Poor Folk II.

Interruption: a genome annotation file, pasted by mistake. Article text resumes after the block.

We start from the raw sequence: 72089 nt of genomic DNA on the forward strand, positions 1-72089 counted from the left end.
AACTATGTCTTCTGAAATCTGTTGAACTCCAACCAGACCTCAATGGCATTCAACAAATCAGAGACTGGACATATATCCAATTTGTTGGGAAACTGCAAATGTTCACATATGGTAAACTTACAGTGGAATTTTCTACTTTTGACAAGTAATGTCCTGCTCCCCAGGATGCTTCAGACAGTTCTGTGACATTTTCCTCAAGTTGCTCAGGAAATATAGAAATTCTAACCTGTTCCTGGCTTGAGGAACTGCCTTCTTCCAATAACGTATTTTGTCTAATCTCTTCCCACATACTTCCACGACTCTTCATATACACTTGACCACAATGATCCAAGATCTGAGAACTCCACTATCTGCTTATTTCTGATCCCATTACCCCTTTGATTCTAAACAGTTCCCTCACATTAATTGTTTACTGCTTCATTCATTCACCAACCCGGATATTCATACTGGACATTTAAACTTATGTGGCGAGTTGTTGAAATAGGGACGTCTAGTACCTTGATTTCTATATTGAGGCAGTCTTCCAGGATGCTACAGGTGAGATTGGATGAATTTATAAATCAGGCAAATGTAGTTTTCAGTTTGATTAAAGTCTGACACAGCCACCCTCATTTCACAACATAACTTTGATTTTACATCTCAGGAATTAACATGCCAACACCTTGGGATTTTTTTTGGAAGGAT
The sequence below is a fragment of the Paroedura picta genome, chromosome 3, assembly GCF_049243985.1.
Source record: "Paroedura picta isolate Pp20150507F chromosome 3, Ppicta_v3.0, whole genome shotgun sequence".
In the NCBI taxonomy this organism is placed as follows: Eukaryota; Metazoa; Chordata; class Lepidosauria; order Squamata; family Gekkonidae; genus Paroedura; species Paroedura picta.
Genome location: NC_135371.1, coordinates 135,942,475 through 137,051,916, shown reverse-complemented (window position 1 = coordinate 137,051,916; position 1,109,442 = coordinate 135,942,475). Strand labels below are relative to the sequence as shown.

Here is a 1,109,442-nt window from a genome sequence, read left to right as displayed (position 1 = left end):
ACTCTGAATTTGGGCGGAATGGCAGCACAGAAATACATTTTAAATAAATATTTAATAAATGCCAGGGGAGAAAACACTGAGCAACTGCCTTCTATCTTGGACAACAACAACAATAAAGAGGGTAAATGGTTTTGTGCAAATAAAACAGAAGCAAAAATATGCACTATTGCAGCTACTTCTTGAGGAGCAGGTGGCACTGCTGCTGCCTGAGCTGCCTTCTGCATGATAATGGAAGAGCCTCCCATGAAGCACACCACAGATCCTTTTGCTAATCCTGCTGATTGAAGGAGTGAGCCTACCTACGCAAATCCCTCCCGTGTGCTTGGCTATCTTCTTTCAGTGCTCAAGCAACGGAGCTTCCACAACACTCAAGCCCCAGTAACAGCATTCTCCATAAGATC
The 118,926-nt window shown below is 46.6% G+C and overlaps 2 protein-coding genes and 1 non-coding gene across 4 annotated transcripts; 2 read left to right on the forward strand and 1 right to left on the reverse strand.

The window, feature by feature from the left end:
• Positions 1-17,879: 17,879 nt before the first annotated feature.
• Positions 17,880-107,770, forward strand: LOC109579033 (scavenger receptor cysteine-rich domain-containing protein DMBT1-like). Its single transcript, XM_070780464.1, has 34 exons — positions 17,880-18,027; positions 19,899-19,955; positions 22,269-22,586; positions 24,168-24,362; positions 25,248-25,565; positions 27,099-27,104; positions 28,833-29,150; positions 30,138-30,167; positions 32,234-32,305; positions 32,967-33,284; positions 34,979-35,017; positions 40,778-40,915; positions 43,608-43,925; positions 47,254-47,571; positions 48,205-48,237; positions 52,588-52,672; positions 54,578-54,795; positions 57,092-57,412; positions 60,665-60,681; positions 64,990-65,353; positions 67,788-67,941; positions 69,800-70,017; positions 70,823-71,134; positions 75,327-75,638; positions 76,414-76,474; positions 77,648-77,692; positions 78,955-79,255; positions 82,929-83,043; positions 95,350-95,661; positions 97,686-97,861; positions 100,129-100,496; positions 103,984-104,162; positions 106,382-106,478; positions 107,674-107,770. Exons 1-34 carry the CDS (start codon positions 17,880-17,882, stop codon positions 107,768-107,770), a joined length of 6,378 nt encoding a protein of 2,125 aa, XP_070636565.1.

I’ve finished Poor Folk now (see this post), and although I got a bit impatient at times, it was enjoyable throughout and frequently moving. I was pleased to see that my prediction here that “the Pushkin story, about the mysterious fate of a young woman the narrator finds himself attracted to, is going to be relevant to the novel” was borne out (Devushkin loses the young woman who is his only joy in life to a sudden and unforeseen marriage, just as the stationmaster loses his daughter), and I enjoyed picking up on the influences from the novels he’d been reading (the insanely doting father of young Pokrovsky is a straight-up copy of le père Goriot) and recognizing his sly parodies of the genres popular at the time (the society tale, the historical romance) and of his main influence, Gogol. (I don’t think it’s a coincidence that near the start Devushkin writes “в должность-то я пошел сегодня таким гоголем-щеголем” [I strutted to work today like a dandy-gogol (golden-eye duck)], and towards the end he writes “фрак-то на нем сидит гоголем” [his tailcoat sits on him like a gogol].) I also couldn’t help but notice an early instance of the “double” theme in “Я, Варенька, ничего, по правде, и не помню; помню только, что у него было очень много офицеров, или это двоилось у меня — бог знает” [Truly, Varenka, I don’t remember a thing; I remember only that there were a lot of officers at his place, or I was seeing double — God only knows].